By George Cahlink
Poor planning, lagging funding and an ineffective distribution system have led to delays in getting supplies to troops in Iraq, according to a new report by the Government Accountability Office.
The agency found the Defense Department spent more than $60 billion supplying troops with 2 million tons of equipment, spare parts and other items before, during and after major combat operations in Iraq from October 2002 to September 2004.
"Despite these expenditures, there have been widespread reports of serious shortages of critical items needed by U.S. troops," the report (GAO-05-275) stated.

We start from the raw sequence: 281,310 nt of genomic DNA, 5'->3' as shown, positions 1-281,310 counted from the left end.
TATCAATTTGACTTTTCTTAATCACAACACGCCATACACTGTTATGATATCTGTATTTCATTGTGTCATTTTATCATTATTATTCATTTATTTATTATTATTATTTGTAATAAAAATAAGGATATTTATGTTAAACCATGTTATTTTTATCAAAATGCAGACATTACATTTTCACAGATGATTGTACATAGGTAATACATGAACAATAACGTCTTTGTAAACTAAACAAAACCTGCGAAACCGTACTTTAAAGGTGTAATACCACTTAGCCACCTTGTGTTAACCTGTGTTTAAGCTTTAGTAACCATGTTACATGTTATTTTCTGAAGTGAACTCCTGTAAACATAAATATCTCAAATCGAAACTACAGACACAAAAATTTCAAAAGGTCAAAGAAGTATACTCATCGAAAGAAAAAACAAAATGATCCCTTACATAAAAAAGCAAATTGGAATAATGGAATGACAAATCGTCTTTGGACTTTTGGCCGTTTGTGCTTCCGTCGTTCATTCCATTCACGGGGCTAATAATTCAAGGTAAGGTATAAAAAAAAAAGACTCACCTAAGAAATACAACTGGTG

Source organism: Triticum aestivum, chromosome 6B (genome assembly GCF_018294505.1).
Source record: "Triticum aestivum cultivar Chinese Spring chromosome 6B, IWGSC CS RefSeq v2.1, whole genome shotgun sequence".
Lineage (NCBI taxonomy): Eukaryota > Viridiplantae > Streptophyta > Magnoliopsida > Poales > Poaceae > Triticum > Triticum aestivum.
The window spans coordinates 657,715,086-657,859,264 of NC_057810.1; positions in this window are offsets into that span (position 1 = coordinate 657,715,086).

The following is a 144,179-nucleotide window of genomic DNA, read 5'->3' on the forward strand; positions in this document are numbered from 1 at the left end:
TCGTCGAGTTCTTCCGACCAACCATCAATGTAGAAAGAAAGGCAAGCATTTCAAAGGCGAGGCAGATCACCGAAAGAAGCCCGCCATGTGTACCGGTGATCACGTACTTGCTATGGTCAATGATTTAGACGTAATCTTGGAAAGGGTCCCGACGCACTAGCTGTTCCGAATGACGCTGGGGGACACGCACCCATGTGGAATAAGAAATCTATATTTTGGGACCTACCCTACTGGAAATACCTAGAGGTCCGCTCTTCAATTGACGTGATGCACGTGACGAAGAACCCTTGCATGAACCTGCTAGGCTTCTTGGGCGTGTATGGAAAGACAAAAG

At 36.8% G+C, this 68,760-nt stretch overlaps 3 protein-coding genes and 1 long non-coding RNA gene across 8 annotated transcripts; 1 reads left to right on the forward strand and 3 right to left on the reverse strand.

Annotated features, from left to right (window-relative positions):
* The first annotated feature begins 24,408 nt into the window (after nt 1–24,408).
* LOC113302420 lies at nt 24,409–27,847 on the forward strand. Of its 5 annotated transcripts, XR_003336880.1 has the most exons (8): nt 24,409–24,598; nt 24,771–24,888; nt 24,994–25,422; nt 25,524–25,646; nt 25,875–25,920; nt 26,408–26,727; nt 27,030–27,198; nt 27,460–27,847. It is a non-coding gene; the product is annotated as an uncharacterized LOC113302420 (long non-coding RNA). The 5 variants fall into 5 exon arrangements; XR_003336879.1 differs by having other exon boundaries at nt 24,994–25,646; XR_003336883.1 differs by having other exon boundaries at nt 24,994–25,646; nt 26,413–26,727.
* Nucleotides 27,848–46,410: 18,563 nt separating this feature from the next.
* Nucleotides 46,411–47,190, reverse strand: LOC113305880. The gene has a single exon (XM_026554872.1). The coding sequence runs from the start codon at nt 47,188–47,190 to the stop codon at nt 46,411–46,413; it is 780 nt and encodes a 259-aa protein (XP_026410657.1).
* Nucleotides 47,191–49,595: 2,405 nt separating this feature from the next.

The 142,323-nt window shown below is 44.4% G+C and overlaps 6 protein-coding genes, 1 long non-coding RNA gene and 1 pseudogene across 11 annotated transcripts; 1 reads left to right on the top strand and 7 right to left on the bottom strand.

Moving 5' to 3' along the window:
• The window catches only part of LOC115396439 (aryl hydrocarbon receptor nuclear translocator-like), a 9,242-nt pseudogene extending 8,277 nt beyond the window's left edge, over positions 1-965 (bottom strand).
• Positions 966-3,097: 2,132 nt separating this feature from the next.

Specifically, GAO cited shortages of batteries, tires, vehicle track shoes, body armor, meals ready to eat (MREs), Humvees with extra armor, and add-on armor kits for Humvees. Auditors found that those items were not available for five reasons that it called "systematic supply system deficiencies."
Those deficiencies were:
GAO said the military services have taken several steps since the war began to improve supply chain operations. Auditors said a key step was assigning the U.S. Transportation Command to be the sole Defense agency responsible for supply chain management.